Per Kirkeby's bronzes, some of them monumental, have now entered the west wing at Louisiana Museum of Modern Art
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Per Kirkeby's bronzes, some of them monumental, have now entered the west wing at Louisiana Museum of Modern Art
Per Kirkeby, Model: Two Arms, 1981. Patinated bronze, 91 x 38 x 42 cm. Louisiana Museum of Modern Art. Photo: Poul Buchard / Brøndum & Co. © Per Kirkeby Estate.

HUMLEBÆK.- Per Kirkeby – Bronze is this spring’s major exhibition at Louisiana Museum of Modern Art. The sculptures, small as well as monumental, take the leading part. And at the same time, in interaction with selected paintings and drawings plus works by among others Rodin and Giacometti, they help tracing the overall development of Kirkeby as an artist. Louisiana’s Director Poul Erik Tøjner has organized the exhibition.

Per Kirkeby (1938-2018) is richly represented and has exhibited at museums all over the world. He is also one of the major figures in Louisiana’s collection, which includes works by the artist from the very beginning until his final years.

The great majority of exhibitions of the works of Per Kirkeby, including Louisiana’s own, have featured a small number of the artist’s bronzes. Heavy as they are, they have functioned as a kind of footnotes to the oeuvre of the painter Per Kirkeby. The exhibition Per Kirkeby – Bronze has the ambition of unfolding the artist’s sculptural works as an independent practice and at the same time showing the interaction between image and sculpture.

In other words, visitors should not expect white galleries populated exclusively by black bronzes, for as always with Kirkeby, the individual work is interwoven with a larger narrative, with his oeuvre as a whole. In Kirkeby’s case the emergence of the bronze sculpture at the beginning of the 1980s was of crucial importance to the development of his painting, of his visual world as such.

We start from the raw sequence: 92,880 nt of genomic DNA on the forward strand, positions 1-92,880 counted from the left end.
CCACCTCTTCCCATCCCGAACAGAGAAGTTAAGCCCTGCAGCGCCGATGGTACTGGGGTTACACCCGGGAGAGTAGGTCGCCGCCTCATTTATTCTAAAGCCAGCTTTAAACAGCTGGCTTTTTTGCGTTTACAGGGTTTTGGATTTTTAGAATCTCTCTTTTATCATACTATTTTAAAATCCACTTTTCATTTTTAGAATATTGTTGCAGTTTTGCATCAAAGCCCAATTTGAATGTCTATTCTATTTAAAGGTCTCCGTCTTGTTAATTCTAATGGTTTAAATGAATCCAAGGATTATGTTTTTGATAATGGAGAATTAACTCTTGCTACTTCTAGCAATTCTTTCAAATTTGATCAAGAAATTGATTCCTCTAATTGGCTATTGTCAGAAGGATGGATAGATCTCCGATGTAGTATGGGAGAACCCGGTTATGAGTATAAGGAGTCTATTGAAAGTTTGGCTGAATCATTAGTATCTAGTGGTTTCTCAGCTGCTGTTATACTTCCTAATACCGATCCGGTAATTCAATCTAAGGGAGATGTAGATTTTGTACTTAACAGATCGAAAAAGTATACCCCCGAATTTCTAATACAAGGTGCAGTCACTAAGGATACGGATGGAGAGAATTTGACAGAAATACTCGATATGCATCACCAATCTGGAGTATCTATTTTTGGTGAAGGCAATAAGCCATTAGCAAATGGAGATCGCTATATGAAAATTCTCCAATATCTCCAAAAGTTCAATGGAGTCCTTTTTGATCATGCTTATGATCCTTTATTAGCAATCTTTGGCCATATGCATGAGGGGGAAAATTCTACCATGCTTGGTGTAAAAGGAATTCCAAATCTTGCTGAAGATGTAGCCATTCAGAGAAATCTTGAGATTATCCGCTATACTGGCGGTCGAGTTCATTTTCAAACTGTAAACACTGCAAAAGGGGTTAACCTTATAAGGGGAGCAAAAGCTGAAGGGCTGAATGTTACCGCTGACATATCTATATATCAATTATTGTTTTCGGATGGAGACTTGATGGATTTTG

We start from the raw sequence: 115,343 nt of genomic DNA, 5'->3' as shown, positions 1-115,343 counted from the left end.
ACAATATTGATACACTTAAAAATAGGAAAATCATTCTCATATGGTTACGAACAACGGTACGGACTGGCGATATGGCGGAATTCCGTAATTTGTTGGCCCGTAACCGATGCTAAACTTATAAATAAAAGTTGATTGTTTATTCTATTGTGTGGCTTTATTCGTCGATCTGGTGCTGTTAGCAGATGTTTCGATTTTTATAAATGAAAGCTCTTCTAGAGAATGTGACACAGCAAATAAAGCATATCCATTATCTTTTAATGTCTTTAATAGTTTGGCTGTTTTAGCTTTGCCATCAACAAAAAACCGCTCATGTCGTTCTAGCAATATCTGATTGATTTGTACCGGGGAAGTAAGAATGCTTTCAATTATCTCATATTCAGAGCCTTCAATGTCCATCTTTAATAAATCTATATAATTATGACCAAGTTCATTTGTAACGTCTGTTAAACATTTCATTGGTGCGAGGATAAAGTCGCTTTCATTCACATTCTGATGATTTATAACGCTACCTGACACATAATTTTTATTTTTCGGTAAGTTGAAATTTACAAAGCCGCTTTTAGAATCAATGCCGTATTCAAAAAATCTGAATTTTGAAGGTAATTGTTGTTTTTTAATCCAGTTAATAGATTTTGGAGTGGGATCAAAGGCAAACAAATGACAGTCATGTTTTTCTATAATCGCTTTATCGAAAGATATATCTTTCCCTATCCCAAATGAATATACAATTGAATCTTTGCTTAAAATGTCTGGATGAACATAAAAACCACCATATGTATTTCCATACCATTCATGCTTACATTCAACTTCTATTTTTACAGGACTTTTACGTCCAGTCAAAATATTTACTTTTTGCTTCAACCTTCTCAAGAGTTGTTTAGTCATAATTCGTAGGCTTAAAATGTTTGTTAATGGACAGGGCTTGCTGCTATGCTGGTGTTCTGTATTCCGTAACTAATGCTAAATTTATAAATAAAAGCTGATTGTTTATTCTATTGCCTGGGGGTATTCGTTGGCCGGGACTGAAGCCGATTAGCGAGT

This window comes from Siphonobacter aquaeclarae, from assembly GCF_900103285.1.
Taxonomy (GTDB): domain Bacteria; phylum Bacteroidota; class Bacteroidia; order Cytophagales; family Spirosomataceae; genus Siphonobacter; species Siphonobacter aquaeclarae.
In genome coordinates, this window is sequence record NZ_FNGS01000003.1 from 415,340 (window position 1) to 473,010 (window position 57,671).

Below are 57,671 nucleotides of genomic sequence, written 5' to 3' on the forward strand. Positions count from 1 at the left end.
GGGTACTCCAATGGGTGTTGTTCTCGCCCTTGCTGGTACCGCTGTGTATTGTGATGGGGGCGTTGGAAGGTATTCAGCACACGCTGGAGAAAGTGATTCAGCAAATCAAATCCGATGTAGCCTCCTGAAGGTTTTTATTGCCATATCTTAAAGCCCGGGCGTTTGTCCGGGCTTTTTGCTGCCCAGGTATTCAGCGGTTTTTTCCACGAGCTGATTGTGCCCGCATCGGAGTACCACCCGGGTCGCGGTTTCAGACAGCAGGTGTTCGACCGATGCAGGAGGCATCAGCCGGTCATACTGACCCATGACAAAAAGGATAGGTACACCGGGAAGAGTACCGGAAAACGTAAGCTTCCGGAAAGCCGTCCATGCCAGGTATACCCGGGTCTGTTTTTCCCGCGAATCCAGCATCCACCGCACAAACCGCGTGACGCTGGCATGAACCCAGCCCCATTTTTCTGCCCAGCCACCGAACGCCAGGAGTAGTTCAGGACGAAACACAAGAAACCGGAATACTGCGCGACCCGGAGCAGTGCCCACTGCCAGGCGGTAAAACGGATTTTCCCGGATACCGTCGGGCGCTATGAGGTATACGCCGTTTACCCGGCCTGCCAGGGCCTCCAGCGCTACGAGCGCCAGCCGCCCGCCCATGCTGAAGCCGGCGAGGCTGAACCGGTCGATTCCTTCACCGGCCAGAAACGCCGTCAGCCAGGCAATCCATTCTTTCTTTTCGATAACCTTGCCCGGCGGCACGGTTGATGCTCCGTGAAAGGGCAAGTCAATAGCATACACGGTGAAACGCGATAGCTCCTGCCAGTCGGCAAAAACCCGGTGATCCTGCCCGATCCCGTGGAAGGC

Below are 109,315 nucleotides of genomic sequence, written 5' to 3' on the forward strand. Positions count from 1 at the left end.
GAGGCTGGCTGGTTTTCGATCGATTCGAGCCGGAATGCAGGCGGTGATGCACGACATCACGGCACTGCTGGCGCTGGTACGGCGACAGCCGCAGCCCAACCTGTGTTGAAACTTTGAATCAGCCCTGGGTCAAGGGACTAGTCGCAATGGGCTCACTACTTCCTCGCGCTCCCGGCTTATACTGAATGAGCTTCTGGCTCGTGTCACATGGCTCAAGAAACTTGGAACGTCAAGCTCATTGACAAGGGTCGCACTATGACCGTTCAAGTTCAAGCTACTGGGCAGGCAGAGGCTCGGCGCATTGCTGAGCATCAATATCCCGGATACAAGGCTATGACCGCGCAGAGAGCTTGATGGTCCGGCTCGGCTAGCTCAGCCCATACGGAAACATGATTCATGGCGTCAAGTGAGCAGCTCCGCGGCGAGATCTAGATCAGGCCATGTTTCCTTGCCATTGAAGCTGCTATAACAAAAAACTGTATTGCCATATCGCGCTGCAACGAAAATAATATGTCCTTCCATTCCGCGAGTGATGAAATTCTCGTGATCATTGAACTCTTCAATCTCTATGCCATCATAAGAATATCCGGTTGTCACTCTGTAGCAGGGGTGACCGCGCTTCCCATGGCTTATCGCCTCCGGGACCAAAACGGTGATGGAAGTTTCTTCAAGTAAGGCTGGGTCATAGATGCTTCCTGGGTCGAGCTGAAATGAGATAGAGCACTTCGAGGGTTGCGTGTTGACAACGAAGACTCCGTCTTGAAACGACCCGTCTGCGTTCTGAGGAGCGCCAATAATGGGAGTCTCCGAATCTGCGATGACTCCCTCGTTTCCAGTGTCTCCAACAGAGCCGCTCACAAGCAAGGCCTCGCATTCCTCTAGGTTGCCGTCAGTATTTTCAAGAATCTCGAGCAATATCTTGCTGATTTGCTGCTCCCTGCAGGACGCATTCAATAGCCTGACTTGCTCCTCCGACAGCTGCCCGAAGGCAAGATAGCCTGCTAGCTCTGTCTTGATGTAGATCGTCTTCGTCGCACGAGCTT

The exhibition falls into a number of chapters that alternate between compact statements and a more monumental calm where each work can become the object of experience and reflection.

We are present at the birth of the bronze sculpture for Kirkeby. It enters the world during a kind of crisis in his painting on the one hand and an intense experience of the work of Rodin on the other. We are in the first half of the eighties, and Kirkeby is busy with plaster and bronze; the motifs are body fragments such as heads and arms. We follow these motifs as they develop in close proximity to the forms of nature – a torso may also look like a tree trunk – and we see reflections of other artists – Giacometti, Jorn, LeRoy among others.

From here on the artist embarks on the large formats – monumental and heavy sculptures which would normally stand beneath the open sky are now to be seen in Louisiana’s West Wing. The pictorial world is mythological – heroes from antiquity in whose stories he reflects himself and us: Hercules, Laocoön, Jason.

A special gallery has been devoted to Kirkeby’s reliefs for the Opera in Copenhagen in the black version preferred by the artist himself. The reliefs are supplemented by sketches and the two large paintings that Kirkeby added to the overall motif cycle.

The last two galleries in the exhibition focus on Kirkeby’s subjects and his models. Both can be seen as a kind of reflection of the formal language, the whole inventory of emblems and symbols that permeates all of Kirkeby’s work.

Frozen brush strokes
Although Kirkeby worked in many genres alongside painting, there is no doubt that he saw himself as a painter. He even accepted the term ‘painter-sculptor’ used by a German art historian to characterize the kind of sculptural art that has a clear relationship with painting. And Kirkeby’s sculptures have this quality in several respects. One of the obvious ones is the way he manages the surface of the sculpture. “Not rarely, it looks as if the sculpture is more painted forth than actually formed. Many of Kirkeby’s bronzes resemble frozen brush strokes, as if lifted out of the painting and given body,” says Poul Erik Tøjner.

Poul Erik Tøjner has published several books about and with the Danish artist – among others the two large works Per Kirkeby – Painting (1998) and Per Kirkeby – Sculpture (2005). In 2002 he was responsible for the major exhibition about the pop artist Per Kirkeby, 122 x 122 Painting on masonite, with works from the 1960s and 1970s, and finally, to mark the artist’s 70th birthday in 2008, a big retrospective exhibition accompanied by a film with the artist, which will be shown in the museum cinema.

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